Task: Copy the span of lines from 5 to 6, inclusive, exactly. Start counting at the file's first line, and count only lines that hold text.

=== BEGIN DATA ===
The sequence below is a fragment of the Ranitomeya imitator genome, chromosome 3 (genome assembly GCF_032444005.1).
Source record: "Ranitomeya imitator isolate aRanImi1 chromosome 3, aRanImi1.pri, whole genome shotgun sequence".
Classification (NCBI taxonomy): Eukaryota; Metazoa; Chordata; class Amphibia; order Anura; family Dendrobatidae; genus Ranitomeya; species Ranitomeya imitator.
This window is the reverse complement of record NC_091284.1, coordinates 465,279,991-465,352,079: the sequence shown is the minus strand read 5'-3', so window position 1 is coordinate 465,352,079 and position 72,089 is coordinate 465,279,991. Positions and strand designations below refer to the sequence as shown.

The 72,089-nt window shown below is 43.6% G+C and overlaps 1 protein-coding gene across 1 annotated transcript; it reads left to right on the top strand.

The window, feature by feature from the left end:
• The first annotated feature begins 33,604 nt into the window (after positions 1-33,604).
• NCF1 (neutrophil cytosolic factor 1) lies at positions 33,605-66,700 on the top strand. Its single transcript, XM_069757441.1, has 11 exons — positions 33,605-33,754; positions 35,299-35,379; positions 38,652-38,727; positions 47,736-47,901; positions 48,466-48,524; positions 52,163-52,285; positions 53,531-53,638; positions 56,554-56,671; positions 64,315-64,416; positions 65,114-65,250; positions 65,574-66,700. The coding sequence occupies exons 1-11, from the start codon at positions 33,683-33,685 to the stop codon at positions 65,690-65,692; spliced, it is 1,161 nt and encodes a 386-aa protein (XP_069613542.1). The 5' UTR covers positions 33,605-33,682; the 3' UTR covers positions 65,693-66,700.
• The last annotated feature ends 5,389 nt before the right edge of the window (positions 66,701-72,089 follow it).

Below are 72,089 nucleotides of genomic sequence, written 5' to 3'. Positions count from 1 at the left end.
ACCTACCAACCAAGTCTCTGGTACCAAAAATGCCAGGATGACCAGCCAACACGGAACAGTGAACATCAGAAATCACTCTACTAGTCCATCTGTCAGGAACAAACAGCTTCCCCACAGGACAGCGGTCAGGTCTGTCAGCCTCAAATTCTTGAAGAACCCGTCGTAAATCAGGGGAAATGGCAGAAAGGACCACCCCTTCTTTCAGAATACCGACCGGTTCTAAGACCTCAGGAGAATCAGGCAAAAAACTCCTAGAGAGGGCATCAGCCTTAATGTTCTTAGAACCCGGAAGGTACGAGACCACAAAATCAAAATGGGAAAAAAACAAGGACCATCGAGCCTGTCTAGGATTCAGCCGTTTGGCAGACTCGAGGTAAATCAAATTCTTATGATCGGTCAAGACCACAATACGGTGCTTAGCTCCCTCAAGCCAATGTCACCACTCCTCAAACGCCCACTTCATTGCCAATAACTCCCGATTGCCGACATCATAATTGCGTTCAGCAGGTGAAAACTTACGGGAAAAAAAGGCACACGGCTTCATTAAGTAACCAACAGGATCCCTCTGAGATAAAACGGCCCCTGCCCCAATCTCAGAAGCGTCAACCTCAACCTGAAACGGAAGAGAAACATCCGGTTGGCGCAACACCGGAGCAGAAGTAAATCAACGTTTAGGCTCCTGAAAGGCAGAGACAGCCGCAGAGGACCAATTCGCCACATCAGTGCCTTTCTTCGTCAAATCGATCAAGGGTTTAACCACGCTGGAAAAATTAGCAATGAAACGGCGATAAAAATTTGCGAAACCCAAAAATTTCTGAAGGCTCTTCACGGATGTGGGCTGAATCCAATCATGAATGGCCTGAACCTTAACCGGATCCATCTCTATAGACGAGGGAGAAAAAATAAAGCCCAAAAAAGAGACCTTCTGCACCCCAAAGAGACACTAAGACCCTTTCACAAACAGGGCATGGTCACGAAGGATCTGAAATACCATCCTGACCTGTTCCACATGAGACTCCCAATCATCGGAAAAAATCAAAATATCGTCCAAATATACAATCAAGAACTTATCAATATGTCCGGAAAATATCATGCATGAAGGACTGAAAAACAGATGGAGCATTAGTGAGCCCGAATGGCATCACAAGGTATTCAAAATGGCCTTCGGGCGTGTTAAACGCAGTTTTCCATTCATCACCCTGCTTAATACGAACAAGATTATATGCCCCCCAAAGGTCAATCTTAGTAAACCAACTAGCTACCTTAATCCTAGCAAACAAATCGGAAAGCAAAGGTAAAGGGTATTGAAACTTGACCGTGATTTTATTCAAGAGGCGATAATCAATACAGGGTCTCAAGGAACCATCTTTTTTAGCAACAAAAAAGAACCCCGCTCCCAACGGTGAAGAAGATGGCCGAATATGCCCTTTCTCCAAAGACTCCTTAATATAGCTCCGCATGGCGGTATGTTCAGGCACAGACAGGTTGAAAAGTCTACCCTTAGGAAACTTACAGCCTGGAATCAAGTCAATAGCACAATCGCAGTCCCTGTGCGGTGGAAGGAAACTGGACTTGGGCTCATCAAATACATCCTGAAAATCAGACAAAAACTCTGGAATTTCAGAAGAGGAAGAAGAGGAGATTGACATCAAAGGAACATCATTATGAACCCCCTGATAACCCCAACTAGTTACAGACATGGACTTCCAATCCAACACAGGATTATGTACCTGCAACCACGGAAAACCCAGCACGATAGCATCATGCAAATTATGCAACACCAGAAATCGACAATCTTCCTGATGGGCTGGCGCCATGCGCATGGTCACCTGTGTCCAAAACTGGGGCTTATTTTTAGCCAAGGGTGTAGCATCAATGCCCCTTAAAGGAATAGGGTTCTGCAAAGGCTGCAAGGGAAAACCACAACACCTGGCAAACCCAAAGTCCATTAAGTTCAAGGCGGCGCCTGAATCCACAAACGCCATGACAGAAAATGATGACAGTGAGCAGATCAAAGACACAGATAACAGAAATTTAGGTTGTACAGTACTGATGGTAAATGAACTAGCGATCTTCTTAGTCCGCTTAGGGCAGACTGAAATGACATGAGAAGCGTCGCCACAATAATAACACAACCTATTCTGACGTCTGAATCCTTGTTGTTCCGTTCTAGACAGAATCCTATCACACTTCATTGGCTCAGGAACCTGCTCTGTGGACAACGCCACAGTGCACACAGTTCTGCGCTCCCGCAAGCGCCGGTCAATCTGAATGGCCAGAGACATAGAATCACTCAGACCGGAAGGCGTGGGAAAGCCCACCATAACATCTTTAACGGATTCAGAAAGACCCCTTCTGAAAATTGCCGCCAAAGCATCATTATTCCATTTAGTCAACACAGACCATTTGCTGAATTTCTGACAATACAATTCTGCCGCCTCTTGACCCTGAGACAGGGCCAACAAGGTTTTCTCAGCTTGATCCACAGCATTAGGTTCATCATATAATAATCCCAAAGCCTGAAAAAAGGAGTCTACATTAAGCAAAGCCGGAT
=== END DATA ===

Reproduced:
The 72,089-nt window shown below is 43.6% G+C and overlaps 1 protein-coding gene across 1 annotated transcript; it reads left to right on the top strand.

The window, feature by feature from the left end: